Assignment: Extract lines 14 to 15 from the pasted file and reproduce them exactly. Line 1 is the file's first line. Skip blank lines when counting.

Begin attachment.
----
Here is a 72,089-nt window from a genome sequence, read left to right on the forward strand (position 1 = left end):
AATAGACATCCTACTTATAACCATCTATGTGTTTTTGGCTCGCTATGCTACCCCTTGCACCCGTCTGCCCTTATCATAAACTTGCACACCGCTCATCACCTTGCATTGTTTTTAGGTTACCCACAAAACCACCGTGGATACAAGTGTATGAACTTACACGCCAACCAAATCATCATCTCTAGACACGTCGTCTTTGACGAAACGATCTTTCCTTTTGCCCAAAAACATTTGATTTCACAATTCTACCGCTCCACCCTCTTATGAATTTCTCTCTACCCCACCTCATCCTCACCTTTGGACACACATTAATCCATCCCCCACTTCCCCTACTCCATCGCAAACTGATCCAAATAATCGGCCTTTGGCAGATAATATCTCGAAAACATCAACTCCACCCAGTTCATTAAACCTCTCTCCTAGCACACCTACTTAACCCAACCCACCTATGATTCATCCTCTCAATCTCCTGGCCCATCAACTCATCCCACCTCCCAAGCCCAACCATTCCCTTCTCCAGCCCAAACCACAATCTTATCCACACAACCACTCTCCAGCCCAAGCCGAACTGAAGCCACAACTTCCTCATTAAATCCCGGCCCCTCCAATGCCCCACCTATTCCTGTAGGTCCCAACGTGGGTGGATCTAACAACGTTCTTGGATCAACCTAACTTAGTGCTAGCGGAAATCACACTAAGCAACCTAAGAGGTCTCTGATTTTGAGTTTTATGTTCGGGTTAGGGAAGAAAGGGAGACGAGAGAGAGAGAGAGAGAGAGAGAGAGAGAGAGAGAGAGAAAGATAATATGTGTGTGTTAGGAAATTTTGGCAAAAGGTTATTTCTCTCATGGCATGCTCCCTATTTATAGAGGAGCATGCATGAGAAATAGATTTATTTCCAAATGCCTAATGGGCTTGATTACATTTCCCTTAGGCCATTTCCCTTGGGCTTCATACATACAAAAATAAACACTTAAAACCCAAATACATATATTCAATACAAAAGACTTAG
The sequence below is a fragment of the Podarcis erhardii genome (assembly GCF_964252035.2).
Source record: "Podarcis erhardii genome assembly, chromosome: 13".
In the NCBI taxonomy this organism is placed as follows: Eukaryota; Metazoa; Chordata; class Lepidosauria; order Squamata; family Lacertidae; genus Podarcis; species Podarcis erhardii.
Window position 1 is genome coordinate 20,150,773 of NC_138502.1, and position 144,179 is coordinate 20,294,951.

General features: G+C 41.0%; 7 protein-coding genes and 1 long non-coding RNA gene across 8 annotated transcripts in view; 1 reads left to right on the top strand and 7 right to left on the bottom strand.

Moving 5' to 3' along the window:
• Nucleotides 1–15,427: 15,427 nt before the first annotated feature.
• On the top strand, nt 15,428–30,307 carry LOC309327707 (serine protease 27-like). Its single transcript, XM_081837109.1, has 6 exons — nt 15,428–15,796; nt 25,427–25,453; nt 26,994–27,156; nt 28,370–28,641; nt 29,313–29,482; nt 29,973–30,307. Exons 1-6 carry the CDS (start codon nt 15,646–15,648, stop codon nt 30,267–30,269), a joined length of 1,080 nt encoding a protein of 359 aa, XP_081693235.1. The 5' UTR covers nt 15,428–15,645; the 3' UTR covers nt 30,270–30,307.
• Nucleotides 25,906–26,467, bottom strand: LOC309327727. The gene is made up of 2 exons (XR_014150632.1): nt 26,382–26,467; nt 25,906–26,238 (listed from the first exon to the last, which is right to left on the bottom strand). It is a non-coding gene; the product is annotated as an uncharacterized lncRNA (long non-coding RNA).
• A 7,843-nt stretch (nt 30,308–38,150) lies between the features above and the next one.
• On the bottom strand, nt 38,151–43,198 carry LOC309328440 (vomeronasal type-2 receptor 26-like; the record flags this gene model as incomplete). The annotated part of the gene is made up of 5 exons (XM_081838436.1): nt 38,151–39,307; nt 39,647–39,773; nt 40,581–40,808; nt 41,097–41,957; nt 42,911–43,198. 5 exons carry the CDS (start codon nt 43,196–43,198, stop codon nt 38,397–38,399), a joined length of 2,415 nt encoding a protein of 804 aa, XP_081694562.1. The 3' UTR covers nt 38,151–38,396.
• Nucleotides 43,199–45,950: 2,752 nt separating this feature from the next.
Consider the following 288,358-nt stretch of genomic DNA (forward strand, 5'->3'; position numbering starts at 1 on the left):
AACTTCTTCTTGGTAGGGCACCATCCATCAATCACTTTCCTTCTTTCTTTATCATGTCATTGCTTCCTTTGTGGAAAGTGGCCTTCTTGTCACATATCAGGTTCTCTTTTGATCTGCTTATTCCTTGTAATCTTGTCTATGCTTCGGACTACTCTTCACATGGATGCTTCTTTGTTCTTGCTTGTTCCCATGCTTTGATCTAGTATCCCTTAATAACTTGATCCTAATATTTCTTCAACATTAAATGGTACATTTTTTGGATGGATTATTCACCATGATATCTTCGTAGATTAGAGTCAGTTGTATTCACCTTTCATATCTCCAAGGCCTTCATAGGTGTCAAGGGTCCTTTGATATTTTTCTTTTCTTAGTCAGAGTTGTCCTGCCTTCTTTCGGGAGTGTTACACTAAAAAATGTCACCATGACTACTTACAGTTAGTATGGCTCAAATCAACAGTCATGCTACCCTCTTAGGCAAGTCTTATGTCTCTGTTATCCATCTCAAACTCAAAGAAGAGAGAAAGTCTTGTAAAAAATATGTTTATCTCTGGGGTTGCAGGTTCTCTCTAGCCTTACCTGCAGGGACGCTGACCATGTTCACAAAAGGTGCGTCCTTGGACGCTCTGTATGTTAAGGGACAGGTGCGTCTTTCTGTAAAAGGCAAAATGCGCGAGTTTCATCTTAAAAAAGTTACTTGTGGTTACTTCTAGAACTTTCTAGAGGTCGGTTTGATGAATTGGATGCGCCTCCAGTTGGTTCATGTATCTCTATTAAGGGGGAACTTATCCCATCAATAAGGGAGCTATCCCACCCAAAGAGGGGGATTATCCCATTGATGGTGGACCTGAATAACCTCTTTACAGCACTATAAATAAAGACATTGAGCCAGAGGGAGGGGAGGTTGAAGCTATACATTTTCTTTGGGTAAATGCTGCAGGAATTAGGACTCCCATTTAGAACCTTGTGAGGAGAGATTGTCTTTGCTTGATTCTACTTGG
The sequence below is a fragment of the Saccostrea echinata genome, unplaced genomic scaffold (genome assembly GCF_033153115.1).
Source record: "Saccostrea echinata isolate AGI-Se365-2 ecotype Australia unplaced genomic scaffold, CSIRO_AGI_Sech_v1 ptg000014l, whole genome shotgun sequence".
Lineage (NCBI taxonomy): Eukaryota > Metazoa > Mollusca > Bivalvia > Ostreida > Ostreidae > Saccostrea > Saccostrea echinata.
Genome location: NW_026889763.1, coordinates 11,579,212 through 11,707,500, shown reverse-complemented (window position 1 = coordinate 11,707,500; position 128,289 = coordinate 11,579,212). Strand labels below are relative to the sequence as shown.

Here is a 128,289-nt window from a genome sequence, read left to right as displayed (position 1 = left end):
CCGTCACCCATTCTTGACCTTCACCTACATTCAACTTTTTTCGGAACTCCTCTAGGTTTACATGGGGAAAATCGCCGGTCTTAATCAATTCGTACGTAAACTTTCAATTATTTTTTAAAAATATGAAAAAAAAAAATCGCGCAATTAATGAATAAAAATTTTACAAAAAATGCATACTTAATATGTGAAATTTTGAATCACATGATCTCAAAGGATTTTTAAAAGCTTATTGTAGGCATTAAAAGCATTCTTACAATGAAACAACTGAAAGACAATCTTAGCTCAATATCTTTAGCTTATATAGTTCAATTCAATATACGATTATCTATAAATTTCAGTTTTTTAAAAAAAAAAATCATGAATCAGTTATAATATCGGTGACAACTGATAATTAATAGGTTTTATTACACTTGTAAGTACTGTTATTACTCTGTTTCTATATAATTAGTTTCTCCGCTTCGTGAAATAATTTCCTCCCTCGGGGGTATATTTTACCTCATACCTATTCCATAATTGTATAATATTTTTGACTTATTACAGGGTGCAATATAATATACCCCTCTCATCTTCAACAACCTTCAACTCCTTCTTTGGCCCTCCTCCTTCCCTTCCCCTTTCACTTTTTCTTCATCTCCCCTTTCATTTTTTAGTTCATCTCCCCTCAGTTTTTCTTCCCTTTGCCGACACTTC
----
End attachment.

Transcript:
• Nucleotides 43,199–45,950: 2,752 nt separating this feature from the next.
Consider the following 288,358-nt stretch of genomic DNA (forward strand, 5'->3'; position numbering starts at 1 on the left):